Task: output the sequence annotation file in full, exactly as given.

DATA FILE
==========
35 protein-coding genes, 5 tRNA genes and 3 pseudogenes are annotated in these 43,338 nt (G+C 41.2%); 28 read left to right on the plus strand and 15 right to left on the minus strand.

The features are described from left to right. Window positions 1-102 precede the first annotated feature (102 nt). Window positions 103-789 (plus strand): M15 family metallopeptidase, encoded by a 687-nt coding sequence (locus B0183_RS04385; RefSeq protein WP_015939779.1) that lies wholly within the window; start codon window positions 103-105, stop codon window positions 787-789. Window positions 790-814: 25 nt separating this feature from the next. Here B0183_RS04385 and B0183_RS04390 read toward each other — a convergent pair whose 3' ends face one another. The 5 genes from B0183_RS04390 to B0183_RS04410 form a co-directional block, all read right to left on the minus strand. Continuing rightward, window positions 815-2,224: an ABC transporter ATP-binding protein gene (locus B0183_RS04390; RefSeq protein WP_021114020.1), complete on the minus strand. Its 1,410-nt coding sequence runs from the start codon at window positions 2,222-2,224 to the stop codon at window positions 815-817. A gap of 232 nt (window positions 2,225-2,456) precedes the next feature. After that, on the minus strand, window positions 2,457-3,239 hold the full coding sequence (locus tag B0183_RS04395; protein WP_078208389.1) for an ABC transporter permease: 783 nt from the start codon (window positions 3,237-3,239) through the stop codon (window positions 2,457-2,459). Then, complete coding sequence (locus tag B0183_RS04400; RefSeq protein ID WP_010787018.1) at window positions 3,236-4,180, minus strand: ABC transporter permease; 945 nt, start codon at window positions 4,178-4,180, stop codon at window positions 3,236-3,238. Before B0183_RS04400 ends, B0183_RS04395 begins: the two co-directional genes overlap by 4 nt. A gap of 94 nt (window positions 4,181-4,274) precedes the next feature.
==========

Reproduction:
35 protein-coding genes, 5 tRNA genes and 3 pseudogenes are annotated in these 43,338 nt (G+C 41.2%); 28 read left to right on the plus strand and 15 right to left on the minus strand.

The features are described from left to right. Window positions 1-102 precede the first annotated feature (102 nt). Window positions 103-789 (plus strand): M15 family metallopeptidase, encoded by a 687-nt coding sequence (locus B0183_RS04385; RefSeq protein WP_015939779.1) that lies wholly within the window; start codon window positions 103-105, stop codon window positions 787-789. Window positions 790-814: 25 nt separating this feature from the next. Here B0183_RS04385 and B0183_RS04390 read toward each other — a convergent pair whose 3' ends face one another. The 5 genes from B0183_RS04390 to B0183_RS04410 form a co-directional block, all read right to left on the minus strand. Continuing rightward, window positions 815-2,224: an ABC transporter ATP-binding protein gene (locus B0183_RS04390; RefSeq protein WP_021114020.1), complete on the minus strand. Its 1,410-nt coding sequence runs from the start codon at window positions 2,222-2,224 to the stop codon at window positions 815-817. A gap of 232 nt (window positions 2,225-2,456) precedes the next feature. After that, on the minus strand, window positions 2,457-3,239 hold the full coding sequence (locus tag B0183_RS04395; protein WP_078208389.1) for an ABC transporter permease: 783 nt from the start codon (window positions 3,237-3,239) through the stop codon (window positions 2,457-2,459). Then, complete coding sequence (locus tag B0183_RS04400; RefSeq protein ID WP_010787018.1) at window positions 3,236-4,180, minus strand: ABC transporter permease; 945 nt, start codon at window positions 4,178-4,180, stop codon at window positions 3,236-3,238. Before B0183_RS04400 ends, B0183_RS04395 begins: the two co-directional genes overlap by 4 nt. A gap of 94 nt (window positions 4,181-4,274) precedes the next feature.